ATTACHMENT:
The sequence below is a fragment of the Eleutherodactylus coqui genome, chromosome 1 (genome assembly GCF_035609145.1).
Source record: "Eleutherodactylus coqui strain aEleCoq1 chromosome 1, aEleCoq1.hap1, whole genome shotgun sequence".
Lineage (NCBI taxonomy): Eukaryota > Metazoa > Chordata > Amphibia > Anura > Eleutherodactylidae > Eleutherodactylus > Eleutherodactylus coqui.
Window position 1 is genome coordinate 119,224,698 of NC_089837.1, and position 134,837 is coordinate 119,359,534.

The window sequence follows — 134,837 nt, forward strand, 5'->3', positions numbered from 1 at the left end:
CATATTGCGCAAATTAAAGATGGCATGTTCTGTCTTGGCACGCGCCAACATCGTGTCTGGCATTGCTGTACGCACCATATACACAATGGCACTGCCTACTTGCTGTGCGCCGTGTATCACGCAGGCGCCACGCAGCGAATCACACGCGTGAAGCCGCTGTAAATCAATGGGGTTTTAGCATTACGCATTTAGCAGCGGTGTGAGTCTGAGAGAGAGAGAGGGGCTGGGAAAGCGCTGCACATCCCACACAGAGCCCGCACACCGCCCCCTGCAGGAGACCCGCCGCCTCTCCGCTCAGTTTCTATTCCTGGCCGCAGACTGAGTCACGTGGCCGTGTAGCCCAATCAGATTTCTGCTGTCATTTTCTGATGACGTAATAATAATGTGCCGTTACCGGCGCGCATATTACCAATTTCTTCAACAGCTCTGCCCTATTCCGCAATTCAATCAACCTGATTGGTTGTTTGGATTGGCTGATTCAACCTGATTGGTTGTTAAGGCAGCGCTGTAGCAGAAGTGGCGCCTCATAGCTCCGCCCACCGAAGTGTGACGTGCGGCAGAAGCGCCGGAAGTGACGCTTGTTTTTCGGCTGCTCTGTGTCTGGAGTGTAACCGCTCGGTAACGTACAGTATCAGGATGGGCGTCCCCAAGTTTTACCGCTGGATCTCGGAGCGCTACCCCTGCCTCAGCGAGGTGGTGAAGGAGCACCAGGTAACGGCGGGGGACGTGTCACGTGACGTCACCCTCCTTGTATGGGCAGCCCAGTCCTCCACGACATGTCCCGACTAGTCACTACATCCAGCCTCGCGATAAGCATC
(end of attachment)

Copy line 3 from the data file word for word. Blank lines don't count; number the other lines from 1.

Lineage (NCBI taxonomy): Eukaryota > Metazoa > Chordata > Amphibia > Anura > Eleutherodactylidae > Eleutherodactylus > Eleutherodactylus coqui.